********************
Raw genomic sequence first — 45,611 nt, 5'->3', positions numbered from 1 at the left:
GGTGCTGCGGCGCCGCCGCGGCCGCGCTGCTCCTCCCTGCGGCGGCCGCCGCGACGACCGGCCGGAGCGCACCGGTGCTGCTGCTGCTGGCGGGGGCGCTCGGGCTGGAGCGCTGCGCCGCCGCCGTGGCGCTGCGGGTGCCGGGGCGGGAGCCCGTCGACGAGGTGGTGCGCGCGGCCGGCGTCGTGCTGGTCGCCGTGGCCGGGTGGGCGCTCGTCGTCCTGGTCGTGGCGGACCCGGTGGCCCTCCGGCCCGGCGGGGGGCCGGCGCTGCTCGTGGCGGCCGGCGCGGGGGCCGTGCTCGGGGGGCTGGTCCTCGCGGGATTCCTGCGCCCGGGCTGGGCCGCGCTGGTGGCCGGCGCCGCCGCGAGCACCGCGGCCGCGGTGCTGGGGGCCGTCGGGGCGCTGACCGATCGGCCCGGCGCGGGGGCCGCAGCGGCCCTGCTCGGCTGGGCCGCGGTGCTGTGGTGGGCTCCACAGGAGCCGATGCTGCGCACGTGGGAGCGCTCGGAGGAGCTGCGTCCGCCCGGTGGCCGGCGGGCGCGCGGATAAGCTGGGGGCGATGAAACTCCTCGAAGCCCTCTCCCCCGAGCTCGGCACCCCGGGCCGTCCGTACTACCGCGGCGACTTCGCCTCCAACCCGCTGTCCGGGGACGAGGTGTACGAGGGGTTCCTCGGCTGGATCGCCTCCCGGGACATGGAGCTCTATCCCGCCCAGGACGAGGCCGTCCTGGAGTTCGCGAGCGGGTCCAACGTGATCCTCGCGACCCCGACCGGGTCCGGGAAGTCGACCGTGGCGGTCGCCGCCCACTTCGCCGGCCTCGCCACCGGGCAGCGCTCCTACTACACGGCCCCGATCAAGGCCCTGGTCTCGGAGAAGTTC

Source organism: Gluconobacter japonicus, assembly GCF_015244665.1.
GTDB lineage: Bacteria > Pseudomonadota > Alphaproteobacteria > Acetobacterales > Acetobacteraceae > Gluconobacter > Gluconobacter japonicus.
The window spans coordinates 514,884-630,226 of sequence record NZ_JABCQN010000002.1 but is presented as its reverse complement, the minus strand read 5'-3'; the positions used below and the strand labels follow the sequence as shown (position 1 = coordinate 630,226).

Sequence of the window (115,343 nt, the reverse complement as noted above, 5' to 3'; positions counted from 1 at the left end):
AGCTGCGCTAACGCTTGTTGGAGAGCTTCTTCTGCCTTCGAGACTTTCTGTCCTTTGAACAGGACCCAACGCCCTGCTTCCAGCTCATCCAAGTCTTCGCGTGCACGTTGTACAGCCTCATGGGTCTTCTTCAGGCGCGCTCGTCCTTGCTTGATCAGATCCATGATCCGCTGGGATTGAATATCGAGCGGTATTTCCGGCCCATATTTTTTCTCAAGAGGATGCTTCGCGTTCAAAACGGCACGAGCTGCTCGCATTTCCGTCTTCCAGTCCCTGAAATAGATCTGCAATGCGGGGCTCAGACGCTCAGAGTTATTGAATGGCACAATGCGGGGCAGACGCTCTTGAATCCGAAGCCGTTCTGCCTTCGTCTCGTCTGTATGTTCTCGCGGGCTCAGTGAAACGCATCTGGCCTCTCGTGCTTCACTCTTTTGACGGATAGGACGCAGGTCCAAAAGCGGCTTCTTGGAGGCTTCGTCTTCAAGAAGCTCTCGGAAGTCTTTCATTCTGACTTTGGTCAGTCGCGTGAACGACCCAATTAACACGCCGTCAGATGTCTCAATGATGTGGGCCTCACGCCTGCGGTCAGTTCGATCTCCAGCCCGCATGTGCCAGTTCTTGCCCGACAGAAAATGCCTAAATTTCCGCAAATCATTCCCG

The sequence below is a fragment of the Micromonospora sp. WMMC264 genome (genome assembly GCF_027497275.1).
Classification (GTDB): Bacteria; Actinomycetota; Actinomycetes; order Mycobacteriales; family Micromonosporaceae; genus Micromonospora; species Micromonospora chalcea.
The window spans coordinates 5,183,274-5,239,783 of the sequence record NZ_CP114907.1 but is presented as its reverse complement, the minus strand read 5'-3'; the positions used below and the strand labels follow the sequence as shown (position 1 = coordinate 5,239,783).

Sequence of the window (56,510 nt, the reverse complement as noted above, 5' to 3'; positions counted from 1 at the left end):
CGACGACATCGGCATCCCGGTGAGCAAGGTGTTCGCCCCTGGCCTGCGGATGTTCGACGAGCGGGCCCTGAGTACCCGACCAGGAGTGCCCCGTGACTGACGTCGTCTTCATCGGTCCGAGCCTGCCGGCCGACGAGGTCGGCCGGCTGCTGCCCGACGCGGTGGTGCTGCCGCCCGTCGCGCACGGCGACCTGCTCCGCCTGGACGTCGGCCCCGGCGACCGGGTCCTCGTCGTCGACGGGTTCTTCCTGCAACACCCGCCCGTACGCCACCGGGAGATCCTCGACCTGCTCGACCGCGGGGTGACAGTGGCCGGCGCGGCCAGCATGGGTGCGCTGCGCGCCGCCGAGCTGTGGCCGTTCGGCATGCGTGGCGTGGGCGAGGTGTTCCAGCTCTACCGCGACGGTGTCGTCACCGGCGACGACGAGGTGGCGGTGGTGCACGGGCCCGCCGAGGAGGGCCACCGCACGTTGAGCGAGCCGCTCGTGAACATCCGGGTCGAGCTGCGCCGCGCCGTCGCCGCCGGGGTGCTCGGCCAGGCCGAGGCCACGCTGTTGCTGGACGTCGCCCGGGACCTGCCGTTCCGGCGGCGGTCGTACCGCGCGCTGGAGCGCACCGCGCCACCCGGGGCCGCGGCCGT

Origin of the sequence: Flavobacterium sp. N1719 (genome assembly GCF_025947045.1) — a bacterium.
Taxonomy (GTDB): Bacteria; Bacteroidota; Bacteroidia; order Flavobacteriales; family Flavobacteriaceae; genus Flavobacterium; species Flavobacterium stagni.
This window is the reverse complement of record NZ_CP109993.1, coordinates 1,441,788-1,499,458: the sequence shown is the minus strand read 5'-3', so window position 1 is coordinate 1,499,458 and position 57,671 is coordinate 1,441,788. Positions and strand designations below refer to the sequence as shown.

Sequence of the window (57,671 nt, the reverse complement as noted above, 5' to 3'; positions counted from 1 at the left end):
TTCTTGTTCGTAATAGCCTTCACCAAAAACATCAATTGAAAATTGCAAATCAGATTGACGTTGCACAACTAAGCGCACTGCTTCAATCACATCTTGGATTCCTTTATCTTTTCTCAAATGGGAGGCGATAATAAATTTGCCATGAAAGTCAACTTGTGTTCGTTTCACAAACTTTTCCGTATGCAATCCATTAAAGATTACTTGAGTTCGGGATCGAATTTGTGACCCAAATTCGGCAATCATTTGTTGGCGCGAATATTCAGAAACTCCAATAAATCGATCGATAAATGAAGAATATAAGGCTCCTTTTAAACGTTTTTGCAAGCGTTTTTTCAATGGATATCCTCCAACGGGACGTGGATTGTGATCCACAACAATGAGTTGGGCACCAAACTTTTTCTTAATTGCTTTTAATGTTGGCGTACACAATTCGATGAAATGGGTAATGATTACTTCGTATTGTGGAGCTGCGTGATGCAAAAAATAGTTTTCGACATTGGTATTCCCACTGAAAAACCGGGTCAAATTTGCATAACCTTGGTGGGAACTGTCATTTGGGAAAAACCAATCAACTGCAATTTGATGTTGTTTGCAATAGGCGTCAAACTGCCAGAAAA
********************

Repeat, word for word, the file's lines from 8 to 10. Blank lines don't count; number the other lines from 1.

The sequence below is a fragment of the Micromonospora sp. WMMC264 genome (genome assembly GCF_027497275.1).
Classification (GTDB): Bacteria; Actinomycetota; Actinomycetes; order Mycobacteriales; family Micromonosporaceae; genus Micromonospora; species Micromonospora chalcea.
The window spans coordinates 5,183,274-5,239,783 of the sequence record NZ_CP114907.1 but is presented as its reverse complement, the minus strand read 5'-3'; the positions used below and the strand labels follow the sequence as shown (position 1 = coordinate 5,239,783).